Modeling and simulation of rotary bell spray atomizers in automotive paint shops

B. Andersson, PhD thesis, Chalmers University of Technology, supervisor A. Mark, L. Davidson, December 2013.


The paint and surface treatment processes in automotive paint shops are characterized by multiphase and free surface flows, multiphysics interactions, multiscale phenomena, and large moving geometries. The current version of the software for simulation of spray painting developed at the Fraunhofer-Chalmers Centre relies on measurements of droplet size distributions and velocity profiles below the applicator that can be used as input to the simulations. This thesis discusses techniques that can be used to reduce the need for costly and complicated measurements by performing detailed simulations instead. Surface tension plays an important role during breakup as it acts to stabilize the droplets. On the small scales of droplets from 1-100 μm in diameter it is a strong force yet localized to the interface between the droplet and the surrounding medium. It is therefore crucial to have control over the interface and to this end a novel method for reconstructing the interface of the droplet is proposed. The method relies on approximation by Radial Basis Functions using a technique that enables the omission of small length scale structures in order to obtain a smooth representation that is suitable for numerical discretization. Droplet size distributions have been simulated with the Taylor Analogy Breakup model. A modification taking the large viscosity of the paint into account is introduced to the model and it is applied to the case of rotary bell spray painting commonly used in automotive industry. Results show that the model is able to capture the overall shape of the size distributions, as well as the local spatial dependencies on the size distributions where large droplets are typically found further away from the center. By gaining a better understanding of the physical conditions close to the paint applicator the need for costly and complicated measurements is decreased. Having access to tools for fast and efficient simulation of the spray painting processes would be advantageous, since such tools can contribute to reduce the time required for introduction of new models, reduce the cycle time, reduce the environmental impact, and increase quality.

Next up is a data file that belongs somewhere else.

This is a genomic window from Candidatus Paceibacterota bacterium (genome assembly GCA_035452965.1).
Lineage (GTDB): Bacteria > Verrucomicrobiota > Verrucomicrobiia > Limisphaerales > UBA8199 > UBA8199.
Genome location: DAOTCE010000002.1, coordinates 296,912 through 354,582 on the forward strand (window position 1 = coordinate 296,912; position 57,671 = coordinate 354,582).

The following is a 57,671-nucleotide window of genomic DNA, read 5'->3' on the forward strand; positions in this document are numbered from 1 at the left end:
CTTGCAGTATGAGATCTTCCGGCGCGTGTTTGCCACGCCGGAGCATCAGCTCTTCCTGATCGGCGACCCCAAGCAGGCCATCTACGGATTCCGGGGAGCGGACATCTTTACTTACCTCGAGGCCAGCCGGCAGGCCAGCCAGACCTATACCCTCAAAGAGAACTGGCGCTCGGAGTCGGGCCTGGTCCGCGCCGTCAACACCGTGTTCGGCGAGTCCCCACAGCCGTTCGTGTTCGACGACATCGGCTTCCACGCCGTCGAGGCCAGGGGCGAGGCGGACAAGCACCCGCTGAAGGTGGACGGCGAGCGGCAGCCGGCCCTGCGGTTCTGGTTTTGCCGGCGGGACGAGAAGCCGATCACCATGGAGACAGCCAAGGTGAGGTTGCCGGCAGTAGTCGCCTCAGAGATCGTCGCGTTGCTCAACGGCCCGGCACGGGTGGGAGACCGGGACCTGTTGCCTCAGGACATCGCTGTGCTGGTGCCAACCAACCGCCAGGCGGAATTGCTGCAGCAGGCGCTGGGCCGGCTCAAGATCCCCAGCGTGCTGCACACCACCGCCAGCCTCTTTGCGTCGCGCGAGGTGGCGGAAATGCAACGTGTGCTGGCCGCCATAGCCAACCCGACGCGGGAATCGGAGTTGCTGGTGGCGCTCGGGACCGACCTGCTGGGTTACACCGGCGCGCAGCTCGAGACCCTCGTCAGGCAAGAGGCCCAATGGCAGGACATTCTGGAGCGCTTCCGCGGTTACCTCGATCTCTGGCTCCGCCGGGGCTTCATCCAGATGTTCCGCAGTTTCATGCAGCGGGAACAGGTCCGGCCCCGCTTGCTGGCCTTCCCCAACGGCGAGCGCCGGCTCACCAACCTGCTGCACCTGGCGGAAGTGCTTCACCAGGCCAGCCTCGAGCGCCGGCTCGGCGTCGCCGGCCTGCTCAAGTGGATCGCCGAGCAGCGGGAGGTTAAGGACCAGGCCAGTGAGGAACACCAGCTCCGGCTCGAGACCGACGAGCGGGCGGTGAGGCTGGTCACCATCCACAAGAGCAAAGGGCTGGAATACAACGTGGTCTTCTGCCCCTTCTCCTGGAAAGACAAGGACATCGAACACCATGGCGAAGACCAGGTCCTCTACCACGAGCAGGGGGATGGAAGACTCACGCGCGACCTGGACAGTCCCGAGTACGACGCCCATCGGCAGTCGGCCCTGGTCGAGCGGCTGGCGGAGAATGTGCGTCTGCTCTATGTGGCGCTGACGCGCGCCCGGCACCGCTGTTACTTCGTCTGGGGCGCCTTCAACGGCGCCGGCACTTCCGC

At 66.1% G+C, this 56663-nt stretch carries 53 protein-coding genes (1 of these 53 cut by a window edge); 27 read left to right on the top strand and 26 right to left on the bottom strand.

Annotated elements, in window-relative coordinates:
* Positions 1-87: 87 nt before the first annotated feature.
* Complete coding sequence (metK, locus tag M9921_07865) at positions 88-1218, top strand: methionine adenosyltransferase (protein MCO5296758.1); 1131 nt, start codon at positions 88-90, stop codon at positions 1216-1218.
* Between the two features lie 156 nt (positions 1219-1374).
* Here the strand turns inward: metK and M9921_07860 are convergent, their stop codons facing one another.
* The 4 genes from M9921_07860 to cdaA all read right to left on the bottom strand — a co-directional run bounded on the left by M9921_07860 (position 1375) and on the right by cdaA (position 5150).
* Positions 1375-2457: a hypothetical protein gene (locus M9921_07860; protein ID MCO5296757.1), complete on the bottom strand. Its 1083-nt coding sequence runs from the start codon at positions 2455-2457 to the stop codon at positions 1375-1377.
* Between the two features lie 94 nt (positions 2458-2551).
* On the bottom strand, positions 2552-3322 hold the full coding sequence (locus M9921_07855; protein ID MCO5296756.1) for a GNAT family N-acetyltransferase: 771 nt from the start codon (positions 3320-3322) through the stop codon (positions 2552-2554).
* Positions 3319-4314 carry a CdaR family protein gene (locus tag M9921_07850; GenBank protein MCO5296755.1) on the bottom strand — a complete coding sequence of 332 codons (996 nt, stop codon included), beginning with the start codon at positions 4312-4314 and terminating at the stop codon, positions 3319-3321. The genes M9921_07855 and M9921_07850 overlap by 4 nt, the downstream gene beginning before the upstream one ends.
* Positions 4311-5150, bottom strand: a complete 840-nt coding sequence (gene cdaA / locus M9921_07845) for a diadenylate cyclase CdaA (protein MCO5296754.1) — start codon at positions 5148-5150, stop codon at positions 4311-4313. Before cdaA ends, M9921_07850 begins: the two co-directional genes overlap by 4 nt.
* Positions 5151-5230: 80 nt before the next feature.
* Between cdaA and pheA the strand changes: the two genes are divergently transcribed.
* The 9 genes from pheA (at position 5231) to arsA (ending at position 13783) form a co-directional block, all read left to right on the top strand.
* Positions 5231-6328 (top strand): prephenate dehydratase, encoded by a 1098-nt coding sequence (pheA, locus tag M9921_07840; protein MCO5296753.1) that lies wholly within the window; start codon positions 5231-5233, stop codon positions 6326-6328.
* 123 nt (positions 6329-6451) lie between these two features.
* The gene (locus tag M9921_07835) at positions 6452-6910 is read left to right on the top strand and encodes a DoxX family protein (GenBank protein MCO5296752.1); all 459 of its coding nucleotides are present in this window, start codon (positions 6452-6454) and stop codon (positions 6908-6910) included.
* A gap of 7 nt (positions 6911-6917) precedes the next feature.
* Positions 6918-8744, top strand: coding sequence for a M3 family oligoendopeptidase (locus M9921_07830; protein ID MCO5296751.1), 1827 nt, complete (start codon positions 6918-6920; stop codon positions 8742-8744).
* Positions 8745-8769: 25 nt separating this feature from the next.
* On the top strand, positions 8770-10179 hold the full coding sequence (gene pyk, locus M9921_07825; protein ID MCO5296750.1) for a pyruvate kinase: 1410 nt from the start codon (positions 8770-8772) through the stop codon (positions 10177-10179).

Authors and Affiliations

  • B. Andersson, Fraunhofer-Chalmers Centre

Photo credits: Nic McPhee